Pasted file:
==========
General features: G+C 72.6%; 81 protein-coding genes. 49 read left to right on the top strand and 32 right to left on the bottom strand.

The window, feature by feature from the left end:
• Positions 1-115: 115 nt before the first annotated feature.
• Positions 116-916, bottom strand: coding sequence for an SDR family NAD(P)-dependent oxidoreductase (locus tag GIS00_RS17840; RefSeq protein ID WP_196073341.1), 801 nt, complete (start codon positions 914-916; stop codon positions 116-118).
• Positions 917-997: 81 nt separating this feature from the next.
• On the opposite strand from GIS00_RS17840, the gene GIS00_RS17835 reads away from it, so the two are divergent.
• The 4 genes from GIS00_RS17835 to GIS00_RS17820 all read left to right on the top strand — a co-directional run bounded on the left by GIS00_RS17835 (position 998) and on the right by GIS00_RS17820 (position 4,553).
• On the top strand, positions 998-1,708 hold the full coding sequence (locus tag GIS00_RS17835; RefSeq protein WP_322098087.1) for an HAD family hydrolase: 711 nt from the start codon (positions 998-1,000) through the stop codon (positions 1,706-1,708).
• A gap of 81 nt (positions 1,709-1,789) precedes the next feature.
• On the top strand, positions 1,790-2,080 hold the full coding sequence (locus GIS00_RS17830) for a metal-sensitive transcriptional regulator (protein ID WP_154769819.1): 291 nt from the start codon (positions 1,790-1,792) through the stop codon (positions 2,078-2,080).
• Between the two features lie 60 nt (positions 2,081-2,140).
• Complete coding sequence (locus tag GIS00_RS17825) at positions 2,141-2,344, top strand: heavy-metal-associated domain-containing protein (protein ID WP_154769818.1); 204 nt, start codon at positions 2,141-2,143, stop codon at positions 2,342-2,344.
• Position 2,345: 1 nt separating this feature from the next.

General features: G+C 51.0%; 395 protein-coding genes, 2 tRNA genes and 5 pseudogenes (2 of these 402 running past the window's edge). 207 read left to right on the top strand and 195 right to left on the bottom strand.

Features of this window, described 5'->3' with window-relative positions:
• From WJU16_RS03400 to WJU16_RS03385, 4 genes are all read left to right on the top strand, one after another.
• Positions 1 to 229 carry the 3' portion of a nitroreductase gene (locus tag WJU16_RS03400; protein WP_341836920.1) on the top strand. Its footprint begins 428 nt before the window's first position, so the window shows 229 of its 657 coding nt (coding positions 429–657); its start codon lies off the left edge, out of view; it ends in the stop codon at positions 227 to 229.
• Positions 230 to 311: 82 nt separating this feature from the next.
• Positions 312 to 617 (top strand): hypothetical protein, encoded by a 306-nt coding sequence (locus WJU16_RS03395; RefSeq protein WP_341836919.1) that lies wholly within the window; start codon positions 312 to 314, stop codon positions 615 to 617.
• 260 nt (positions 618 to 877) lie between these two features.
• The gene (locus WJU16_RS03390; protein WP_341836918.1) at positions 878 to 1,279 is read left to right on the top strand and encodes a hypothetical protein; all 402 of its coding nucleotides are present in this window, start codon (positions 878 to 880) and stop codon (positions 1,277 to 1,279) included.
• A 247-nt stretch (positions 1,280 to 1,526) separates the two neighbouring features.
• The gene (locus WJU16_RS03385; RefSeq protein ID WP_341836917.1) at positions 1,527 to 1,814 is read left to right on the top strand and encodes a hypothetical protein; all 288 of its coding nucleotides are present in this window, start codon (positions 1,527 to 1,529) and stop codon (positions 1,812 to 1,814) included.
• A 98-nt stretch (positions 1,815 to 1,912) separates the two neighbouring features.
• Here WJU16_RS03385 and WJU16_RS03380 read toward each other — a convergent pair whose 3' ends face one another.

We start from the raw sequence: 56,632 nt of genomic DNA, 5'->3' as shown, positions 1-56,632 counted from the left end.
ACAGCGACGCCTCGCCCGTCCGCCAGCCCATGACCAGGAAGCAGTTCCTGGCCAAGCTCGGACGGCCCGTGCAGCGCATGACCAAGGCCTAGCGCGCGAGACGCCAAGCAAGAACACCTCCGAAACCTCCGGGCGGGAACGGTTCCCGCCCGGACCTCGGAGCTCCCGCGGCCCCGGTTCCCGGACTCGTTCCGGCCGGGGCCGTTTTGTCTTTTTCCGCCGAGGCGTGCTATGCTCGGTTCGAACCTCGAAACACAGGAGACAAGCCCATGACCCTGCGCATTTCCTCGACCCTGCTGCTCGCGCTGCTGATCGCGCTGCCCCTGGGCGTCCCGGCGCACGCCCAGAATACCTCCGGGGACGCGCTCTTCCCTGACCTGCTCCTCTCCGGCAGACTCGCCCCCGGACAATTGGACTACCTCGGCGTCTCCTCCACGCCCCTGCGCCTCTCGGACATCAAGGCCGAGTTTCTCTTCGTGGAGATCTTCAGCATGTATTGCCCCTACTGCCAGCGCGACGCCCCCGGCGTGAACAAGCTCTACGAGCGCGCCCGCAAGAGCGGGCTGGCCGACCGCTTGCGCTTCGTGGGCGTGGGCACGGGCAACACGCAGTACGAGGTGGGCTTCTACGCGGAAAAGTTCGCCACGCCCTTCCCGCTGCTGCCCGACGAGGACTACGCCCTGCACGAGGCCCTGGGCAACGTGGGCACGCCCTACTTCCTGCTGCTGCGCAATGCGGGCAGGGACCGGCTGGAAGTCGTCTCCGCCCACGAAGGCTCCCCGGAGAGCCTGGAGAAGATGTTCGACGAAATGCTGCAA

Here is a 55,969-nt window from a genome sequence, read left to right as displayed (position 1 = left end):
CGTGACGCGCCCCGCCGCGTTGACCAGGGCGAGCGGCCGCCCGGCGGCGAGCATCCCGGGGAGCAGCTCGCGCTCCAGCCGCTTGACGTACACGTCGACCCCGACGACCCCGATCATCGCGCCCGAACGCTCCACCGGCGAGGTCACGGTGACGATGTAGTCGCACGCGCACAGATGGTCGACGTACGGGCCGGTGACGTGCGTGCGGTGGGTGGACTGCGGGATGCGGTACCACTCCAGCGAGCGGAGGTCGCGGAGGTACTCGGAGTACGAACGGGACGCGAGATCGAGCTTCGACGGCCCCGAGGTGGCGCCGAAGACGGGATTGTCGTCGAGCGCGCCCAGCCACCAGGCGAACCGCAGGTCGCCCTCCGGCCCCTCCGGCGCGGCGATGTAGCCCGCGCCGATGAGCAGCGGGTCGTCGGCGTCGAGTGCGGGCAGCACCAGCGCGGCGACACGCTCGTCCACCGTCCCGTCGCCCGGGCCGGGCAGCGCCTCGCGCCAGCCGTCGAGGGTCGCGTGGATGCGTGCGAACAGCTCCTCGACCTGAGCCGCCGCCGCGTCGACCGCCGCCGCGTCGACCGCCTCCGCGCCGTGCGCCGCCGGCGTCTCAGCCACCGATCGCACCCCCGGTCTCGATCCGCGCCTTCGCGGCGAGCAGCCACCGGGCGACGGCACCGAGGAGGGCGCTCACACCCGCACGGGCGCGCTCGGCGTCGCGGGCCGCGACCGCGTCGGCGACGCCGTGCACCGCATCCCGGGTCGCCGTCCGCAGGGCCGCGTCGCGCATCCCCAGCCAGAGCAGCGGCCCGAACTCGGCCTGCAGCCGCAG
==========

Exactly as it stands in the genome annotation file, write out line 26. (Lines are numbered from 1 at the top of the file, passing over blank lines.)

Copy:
We start from the raw sequence: 56,632 nt of genomic DNA, 5'->3' as shown, positions 1-56,632 counted from the left end.